You can hear Kasher talk more about the new record, the new label and the writing style that changed the way he sings in the latest Dig Me Out podcast here.
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CBN’s Miguel Rocha talks DIY spaces, issues with Westword
While out on his most recent tour, CBN’s Miguel Rocha chatted with Denver culture publication Westword about his work with Milk Run and the current nationwide DIY climate.
Rocha has long had a presence in Omaha’s music scene. In addition to CBN, the electronic artist has booked shows at the aforementioned DIY space, the adjacent NEO gallery and Omaha house show venue West Wing. For more of his thoughts, read the interview here.
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Tour Diary: Zach Peterson
Omaha-native comedian and Chicago resident Zach Peterson is currently out on a midwest club tour, leading up to a homecoming show at Reverb Lounge on March 11, during which he’ll record a new full-length special.
What follows is the first of three installments documenting his trip. Along the way, he hopes to draw parallels to touring as a musician and as a comedian — both part of his personal experience. Read on for more and RSVP to the Omaha show here.
I’ve been touring since I was 19 years old. My first tour was as an intrepid merchandise lackey for the Omaha hardcore bands Caught in the Fall and Sutter Cane. We went on an 11 day tour around the midwest playing for upwards of a dozen people. Even though it probably could not be rationalized as a success to anyone, I was hooked. I was in love with the frantic pace of racing across two states to wait in a parking lot for hours. Constantly emerging dreary eyed from a pungent van to saunter into a mixture of truck stops, regional fast food chains and some strange persons home to sleep or play a show. 26 years later, and not a lot has changed with me. I still travel the interstates of the midwest knowing which gas station has the best pizza, (Casey’s) and which towns in Iowa along I-80 have a Starbucks (Very few). The only difference is that now I tour alone in a Nissan Versa, instead of in a 16 passenger Dodge van with 12 other odorous men.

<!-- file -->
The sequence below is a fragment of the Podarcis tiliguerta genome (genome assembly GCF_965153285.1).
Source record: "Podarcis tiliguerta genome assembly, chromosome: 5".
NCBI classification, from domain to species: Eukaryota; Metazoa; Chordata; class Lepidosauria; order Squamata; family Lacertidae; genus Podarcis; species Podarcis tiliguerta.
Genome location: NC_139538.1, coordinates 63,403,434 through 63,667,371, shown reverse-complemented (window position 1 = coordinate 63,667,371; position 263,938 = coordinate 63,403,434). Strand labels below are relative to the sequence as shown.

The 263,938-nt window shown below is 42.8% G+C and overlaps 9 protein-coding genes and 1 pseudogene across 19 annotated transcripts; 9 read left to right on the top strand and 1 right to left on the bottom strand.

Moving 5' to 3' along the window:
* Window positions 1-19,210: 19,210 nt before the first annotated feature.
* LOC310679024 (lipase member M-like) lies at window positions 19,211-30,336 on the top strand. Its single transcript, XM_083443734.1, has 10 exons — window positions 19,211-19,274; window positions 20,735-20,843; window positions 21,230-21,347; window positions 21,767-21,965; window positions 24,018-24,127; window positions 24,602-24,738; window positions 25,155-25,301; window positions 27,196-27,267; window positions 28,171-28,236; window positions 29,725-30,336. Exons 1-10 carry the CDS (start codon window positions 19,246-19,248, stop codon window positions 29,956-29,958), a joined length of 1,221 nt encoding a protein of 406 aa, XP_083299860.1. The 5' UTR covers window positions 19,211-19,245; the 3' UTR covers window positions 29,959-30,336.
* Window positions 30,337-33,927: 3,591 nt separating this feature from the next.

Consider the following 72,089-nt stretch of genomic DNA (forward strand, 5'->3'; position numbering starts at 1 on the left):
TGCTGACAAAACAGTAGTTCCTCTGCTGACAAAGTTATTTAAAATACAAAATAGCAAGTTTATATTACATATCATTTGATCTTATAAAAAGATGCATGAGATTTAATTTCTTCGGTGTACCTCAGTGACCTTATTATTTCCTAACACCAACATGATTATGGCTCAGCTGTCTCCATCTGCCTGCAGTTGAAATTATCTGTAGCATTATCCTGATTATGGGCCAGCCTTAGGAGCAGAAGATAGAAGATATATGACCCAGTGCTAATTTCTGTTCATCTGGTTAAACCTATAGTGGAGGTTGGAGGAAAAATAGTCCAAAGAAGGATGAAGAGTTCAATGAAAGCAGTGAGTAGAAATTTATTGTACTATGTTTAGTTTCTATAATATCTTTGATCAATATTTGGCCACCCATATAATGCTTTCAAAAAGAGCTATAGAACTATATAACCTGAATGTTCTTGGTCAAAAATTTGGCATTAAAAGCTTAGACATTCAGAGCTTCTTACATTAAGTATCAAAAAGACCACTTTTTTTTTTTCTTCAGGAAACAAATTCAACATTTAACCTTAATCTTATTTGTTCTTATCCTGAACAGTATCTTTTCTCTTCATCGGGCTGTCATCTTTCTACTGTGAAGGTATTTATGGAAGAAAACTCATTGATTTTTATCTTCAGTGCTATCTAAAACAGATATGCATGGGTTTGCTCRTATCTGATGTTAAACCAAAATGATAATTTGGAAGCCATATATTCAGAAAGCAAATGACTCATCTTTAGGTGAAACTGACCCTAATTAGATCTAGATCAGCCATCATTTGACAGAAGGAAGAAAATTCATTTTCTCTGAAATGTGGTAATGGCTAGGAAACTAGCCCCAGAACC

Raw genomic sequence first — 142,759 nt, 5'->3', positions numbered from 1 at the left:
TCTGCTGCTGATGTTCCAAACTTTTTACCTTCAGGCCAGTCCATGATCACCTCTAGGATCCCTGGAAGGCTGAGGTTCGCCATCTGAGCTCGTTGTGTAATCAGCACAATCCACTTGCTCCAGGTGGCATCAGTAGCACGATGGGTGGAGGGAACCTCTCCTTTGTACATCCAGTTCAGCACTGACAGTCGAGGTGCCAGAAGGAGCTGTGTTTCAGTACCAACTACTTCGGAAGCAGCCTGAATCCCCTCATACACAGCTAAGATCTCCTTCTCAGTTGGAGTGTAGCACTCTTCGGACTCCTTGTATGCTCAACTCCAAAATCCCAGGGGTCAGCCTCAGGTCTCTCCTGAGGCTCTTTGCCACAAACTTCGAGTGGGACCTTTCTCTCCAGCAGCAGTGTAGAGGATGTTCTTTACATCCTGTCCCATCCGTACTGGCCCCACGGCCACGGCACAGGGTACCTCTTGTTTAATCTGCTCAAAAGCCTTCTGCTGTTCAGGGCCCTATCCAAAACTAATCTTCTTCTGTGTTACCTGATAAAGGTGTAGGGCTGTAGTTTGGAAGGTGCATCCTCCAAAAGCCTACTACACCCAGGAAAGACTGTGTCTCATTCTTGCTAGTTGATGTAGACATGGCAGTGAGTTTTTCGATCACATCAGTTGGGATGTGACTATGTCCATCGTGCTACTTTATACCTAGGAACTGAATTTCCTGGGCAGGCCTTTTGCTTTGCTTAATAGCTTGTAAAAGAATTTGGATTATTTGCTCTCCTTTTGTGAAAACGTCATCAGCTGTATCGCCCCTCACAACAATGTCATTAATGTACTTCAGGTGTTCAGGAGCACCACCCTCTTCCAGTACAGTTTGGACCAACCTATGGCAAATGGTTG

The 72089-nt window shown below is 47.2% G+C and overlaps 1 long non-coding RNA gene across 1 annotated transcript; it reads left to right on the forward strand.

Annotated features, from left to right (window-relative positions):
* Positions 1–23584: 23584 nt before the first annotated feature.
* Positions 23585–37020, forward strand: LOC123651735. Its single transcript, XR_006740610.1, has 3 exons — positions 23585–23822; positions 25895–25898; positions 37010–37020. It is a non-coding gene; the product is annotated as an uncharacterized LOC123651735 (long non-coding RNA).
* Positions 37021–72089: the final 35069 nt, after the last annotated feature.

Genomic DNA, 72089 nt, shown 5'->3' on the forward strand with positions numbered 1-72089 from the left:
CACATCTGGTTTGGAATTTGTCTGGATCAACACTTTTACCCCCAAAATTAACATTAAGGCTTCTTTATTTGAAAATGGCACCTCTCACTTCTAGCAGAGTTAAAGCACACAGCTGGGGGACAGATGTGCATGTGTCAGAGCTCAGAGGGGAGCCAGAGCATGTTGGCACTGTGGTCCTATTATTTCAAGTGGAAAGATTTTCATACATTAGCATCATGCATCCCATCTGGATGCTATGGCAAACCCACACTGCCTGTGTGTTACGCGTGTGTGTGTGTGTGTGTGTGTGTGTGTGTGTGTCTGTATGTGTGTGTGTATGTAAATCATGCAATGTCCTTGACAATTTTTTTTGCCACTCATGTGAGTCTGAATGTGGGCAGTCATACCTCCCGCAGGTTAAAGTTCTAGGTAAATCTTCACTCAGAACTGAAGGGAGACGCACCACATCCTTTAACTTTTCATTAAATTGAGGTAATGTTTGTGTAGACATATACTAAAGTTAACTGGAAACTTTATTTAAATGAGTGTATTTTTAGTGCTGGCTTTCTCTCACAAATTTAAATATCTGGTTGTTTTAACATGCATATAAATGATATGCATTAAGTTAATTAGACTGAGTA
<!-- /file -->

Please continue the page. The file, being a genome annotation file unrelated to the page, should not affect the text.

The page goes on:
Touring as a DIY comedian and as a DIY band differ very little. You go from town to town, you hope the show is good, then you sleep in a hotel or on a couch and repeat until you go home detached from your friends and family. I prefer touring as a comedian more because I have actually made money a time or two and there is no gear to load and unload. Although, I do miss touring with bands because you get to tour with people. Touring with a people is advantageous because your social interactions aren’t limited to drunks in bars and the cashier at an interstate off-ramp Panera bread, who you can see yourself marrying if you had to live in Jefferson City, Missouri. So am really I hoping my family will like her and she won’t always smell like baked bread.
I toured for a few years mostly as a singer or as a tag along. It wasn’t long until i realized along with everyone else, that I did not possess any musical talent and served little to no purpose being in the van. Many of my friends pursued music, and I started comedy, not knowing what to expect. Ironically, it has led me back right back to where I started, touring the midwest and sleeping on couches. These last few years I have spent an equal amount of time on the road than I have sleeping in my own bed. This realization is bittersweet, because on one hand it means that I have become a professional stand up comedian, I make money from stand up, a dream that at one point seemed unobtainable. I sincerely get an emotional charge down my back when I can recount what I have accomplished when half my brain told me it was a foolhardy endeavor. On the other hand, constant touring makes having any sort of strong relationships very difficult. My friends are spread across the country and every woman I dated should have been named, “I miss you too, but I’ll only be gone for a few more days.” It can really seem like a true “Curse of the Monkey’s Paw” situation when you are staring at the ceiling of another Indiana hotel room, painfully alone at 3:30am.